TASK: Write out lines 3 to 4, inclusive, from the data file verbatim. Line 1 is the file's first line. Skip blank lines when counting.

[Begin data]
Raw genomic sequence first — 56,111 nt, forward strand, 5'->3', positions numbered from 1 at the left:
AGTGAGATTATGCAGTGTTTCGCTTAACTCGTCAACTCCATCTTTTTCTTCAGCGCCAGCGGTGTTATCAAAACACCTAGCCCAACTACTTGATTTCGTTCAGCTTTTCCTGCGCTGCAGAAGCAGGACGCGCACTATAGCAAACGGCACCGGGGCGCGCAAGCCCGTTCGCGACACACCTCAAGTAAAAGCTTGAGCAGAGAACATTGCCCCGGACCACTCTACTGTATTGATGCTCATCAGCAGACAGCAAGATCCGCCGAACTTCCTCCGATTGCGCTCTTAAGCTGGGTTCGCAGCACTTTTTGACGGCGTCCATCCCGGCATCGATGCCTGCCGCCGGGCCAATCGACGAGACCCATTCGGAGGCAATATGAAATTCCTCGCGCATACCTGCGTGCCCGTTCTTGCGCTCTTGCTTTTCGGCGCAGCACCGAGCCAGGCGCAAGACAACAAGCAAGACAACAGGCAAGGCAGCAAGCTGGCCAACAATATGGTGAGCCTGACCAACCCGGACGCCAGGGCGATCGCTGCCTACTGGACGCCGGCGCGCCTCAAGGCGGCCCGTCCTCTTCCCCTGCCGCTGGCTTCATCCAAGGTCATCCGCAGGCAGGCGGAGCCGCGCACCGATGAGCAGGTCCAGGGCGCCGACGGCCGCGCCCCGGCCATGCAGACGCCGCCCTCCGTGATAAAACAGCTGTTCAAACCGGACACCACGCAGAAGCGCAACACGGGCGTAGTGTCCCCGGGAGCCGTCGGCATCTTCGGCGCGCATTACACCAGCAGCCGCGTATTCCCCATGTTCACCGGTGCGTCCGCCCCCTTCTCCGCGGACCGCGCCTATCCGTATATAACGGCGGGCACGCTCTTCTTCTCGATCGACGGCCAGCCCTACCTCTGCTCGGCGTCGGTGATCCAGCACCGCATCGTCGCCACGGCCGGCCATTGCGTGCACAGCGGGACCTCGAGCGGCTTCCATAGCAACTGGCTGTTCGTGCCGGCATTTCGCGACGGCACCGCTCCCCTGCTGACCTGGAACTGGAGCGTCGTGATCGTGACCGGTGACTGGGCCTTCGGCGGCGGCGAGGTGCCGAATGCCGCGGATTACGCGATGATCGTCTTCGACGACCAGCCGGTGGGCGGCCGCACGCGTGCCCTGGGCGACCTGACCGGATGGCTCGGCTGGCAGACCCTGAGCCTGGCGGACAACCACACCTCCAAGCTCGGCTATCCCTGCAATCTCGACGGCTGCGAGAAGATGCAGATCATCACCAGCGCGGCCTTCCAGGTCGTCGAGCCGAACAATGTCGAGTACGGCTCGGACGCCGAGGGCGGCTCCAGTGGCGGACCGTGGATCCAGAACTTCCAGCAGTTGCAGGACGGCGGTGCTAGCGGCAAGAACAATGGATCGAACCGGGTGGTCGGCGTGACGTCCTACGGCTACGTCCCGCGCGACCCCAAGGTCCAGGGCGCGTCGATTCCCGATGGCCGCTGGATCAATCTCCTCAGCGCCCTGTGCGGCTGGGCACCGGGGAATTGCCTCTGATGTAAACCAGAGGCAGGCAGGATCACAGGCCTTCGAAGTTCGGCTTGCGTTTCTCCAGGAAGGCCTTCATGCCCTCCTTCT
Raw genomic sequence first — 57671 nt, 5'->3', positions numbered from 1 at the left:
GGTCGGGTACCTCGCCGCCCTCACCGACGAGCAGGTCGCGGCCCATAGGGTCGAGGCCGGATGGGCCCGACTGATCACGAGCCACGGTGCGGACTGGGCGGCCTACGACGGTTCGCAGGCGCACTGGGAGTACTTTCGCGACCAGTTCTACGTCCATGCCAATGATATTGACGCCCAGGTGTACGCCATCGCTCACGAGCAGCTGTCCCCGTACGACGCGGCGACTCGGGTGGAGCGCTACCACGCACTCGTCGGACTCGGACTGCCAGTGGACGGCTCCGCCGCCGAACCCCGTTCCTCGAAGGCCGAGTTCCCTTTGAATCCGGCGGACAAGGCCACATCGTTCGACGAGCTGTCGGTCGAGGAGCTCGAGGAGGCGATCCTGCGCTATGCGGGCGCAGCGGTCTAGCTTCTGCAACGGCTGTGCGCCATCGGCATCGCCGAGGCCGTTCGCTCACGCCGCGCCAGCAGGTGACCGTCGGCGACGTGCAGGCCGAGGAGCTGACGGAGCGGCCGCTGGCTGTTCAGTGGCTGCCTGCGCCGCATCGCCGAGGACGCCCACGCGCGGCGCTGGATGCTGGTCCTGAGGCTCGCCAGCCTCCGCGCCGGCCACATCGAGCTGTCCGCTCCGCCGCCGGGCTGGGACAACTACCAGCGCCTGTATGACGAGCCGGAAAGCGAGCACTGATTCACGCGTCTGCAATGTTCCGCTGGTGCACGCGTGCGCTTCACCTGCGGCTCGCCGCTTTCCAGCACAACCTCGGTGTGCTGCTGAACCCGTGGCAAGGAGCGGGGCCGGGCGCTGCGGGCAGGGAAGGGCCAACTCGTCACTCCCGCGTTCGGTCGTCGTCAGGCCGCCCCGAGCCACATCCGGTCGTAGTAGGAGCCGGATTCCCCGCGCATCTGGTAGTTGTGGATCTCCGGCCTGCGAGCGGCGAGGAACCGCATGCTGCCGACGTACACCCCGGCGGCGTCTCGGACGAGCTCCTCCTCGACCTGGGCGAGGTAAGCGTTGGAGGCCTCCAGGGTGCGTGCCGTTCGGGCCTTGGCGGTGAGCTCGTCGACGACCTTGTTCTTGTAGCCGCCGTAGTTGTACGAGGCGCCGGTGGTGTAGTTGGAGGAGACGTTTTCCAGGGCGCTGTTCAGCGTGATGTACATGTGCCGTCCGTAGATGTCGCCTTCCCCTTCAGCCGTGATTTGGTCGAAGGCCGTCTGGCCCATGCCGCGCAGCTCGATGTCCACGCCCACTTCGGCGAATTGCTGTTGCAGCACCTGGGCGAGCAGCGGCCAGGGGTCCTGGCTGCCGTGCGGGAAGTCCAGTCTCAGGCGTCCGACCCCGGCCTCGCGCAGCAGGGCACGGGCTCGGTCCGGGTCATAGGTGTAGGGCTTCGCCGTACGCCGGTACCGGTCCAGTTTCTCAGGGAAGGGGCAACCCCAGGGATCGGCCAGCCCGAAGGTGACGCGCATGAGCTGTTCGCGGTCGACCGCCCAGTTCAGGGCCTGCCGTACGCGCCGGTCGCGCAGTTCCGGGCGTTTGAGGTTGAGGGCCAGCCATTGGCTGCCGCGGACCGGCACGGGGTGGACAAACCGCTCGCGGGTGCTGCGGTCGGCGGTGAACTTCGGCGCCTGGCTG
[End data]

Raw genomic sequence first — 57671 nt, 5'->3', positions numbered from 1 at the left:
GGTCGGGTACCTCGCCGCCCTCACCGACGAGCAGGTCGCGGCCCATAGGGTCGAGGCCGGATGGGCCCGACTGATCACGAGCCACGGTGCGGACTGGGCGGCCTACGACGGTTCGCAGGCGCACTGGGAGTACTTTCGCGACCAGTTCTACGTCCATGCCAATGATATTGACGCCCAGGTGTACGCCATCGCTCACGAGCAGCTGTCCCCGTACGACGCGGCGACTCGGGTGGAGCGCTACCACGCACTCGTCGGACTCGGACTGCCAGTGGACGGCTCCGCCGCCGAACCCCGTTCCTCGAAGGCCGAGTTCCCTTTGAATCCGGCGGACAAGGCCACATCGTTCGACGAGCTGTCGGTCGAGGAGCTCGAGGAGGCGATCCTGCGCTATGCGGGCGCAGCGGTCTAGCTTCTGCAACGGCTGTGCGCCATCGGCATCGCCGAGGCCGTTCGCTCACGCCGCGCCAGCAGGTGACCGTCGGCGACGTGCAGGCCGAGGAGCTGACGGAGCGGCCGCTGGCTGTTCAGTGGCTGCCTGCGCCGCATCGCCGAGGACGCCCACGCGCGGCGCTGGATGCTGGTCCTGAGGCTCGCCAGCCTCCGCGCCGGCCACATCGAGCTGTCCGCTCCGCCGCCGGGCTGGGACAACTACCAGCGCCTGTATGACGAGCCGGAAAGCGAGCACTGATTCACGCGTCTGCAATGTTCCGCTGGTGCACGCGTGCGCTTCACCTGCGGCTCGCCGCTTTCCAGCACAACCTCGGTGTGCTGCTGAACCCGTGGCAAGGAGCGGGGCCGGGCGCTGCGGGCAGGGAAGGGCCAACTCGTCACTCCCGCGTTCGGTCGTCGTCAGGCCGCCCCGAGCCACATCCGGTCGTAGTAGGAGCCGGATTCCCCGCGCATCTGGTAGTTGTGGATCTCCGGCCTGCGAGCGGCGAGGAACCGCATGCTGCCGACGTACACCCCGGCGGCGTCTCGGACGAGCTCCTCCTCGACCTGGGCGAGGTAAGCGTTGGAGGCCTCCAGGGTGCGTGCCGTTCGGGCCTTGGCGGTGAGCTCGTCGACGACCTTGTTCTTGTAGCCGCCGTAGTTGTACGAGGCGCCGGTGGTGTAGTTGGAGGAGACGTTTTCCAGGGCGCTGTTCAGCGTGATGTACATGTGCCGTCCGTAGATGTCGCCTTCCCCTTCAGCCGTGATTTGGTCGAAGGCCGTCTGGCCCATGCCGCGCAGCTCGATGTCCACGCCCACTTCGGCGAATTGCTGTTGCAGCACCTGGGCGAGCAGCGGCCAGGGGTCCTGGCTGCCGTGCGGGAAGTCCAGTCTCAGGCGTCCGACCCCGGCCTCGCGCAGCAGGGCACGGGCTCGGTCCGGGTCATAGGTGTAGGGCTTCGCCGTACGCCGGTACCGGTCCAGTTTCTCAGGGAAGGGGCAACCCCAGGGATCGGCCAGCCCGAAGGTGACGCGCATGAGCTGTTCGCGGTCGACCGCCCAGTTCAGGGCCTGCCGTACGCGCCGGTCGCGCAGTTCCGGGCGTTTGAGGTTGAGGGCCAGCCATTGGCTGCCGCGGACCGGCACGGGGTGGACAAACCGCTCGCGGGTGCTGCGGTCGGCGGTGAACTTCGGCGCCTGGCTG